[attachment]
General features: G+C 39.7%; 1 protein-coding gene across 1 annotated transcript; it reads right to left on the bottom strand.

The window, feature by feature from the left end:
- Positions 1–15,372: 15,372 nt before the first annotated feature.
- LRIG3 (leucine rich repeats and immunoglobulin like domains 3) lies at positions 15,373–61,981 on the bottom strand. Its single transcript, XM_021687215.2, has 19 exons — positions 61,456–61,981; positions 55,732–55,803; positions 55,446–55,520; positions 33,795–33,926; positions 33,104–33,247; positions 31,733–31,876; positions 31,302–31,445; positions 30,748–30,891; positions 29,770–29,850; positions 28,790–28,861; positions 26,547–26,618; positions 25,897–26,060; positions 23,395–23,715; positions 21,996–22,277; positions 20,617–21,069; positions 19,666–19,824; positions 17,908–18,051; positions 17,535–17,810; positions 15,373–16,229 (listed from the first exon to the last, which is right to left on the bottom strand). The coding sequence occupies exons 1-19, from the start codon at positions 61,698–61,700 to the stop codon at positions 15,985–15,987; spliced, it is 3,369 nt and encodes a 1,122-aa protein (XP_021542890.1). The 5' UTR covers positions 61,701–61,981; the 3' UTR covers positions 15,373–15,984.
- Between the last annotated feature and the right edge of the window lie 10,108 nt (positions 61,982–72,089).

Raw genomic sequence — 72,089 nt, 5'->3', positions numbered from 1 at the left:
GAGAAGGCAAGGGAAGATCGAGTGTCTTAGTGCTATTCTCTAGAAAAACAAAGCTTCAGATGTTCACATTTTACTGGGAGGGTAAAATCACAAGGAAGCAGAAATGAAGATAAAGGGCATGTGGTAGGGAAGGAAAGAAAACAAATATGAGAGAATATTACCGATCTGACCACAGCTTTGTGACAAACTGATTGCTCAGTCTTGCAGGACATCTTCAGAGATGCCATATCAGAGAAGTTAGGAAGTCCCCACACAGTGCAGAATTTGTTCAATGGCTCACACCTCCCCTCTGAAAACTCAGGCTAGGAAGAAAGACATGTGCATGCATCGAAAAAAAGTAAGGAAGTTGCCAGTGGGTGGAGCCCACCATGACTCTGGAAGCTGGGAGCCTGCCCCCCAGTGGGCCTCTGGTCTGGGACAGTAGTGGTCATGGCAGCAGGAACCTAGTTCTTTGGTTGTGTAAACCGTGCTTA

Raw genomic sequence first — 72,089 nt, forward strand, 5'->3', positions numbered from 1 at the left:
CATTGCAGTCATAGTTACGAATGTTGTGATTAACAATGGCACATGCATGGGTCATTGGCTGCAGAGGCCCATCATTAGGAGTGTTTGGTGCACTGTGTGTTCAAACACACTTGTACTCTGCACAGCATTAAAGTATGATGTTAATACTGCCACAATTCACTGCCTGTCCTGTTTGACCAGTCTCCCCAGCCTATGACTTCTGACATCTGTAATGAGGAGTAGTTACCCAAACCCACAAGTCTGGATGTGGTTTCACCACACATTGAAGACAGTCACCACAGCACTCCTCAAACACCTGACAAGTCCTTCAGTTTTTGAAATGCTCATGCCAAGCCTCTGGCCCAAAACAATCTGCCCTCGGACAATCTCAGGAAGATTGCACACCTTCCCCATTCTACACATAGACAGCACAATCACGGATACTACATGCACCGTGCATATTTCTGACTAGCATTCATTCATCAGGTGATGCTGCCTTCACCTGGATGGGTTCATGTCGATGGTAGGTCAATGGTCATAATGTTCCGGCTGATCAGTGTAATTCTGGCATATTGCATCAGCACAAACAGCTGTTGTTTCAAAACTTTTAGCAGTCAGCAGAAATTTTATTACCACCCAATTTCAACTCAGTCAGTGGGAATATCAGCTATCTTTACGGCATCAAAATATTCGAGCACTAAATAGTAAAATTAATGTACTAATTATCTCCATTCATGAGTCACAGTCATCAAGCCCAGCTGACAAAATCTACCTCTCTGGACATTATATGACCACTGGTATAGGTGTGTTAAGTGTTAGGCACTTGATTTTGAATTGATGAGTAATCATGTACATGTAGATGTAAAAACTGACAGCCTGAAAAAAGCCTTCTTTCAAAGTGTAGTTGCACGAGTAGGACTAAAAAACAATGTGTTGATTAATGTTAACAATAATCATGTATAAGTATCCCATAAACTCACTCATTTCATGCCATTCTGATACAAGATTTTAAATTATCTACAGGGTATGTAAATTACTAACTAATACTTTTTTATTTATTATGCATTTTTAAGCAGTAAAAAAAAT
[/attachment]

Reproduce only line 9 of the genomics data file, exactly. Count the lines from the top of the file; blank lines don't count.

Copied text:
CATTGCAGTCATAGTTACGAATGTTGTGATTAACAATGGCACATGCATGGGTCATTGGCTGCAGAGGCCCATCATTAGGAGTGTTTGGTGCACTGTGTGTTCAAACACACTTGTACTCTGCACAGCATTAAAGTATGATGTTAATACTGCCACAATTCACTGCCTGTCCTGTTTGACCAGTCTCCCCAGCCTATGACTTCTGACATCTGTAATGAGGAGTAGTTACCCAAACCCACAAGTCTGGATGTGGTTTCACCACACATTGAAGACAGTCACCACAGCACTCCTCAAACACCTGACAAGTCCTTCAGTTTTTGAAATGCTCATGCCAAGCCTCTGGCCCAAAACAATCTGCCCTCGGACAATCTCAGGAAGATTGCACACCTTCCCCATTCTACACATAGACAGCACAATCACGGATACTACATGCACCGTGCATATTTCTGACTAGCATTCATTCATCAGGTGATGCTGCCTTCACCTGGATGGGTTCATGTCGATGGTAGGTCAATGGTCATAATGTTCCGGCTGATCAGTGTAATTCTGGCATATTGCATCAGCACAAACAGCTGTTGTTTCAAAACTTTTAGCAGTCAGCAGAAATTTTATTACCACCCAATTTCAACTCAGTCAGTGGGAATATCAGCTATCTTTACGGCATCAAAATATTCGAGCACTAAATAGTAAAATTAATGTACTAATTATCTCCATTCATGAGTCACAGTCATCAAGCCCAGCTGACAAAATCTACCTCTCTGGACATTATATGACCACTGGTATAGGTGTGTTAAGTGTTAGGCACTTGATTTTGAATTGATGAGTAATCATGTACATGTAGATGTAAAAACTGACAGCCTGAAAAAAGCCTTCTTTCAAAGTGTAGTTGCACGAGTAGGACTAAAAAACAATGTGTTGATTAATGTTAACAATAATCATGTATAAGTATCCCATAAACTCACTCATTTCATGCCATTCTGATACAAGATTTTAAATTATCTACAGGGTATGTAAATTACTAACTAATACTTTTTTATTTATTATGCATTTTTAAGCAGTAAAAAAAAT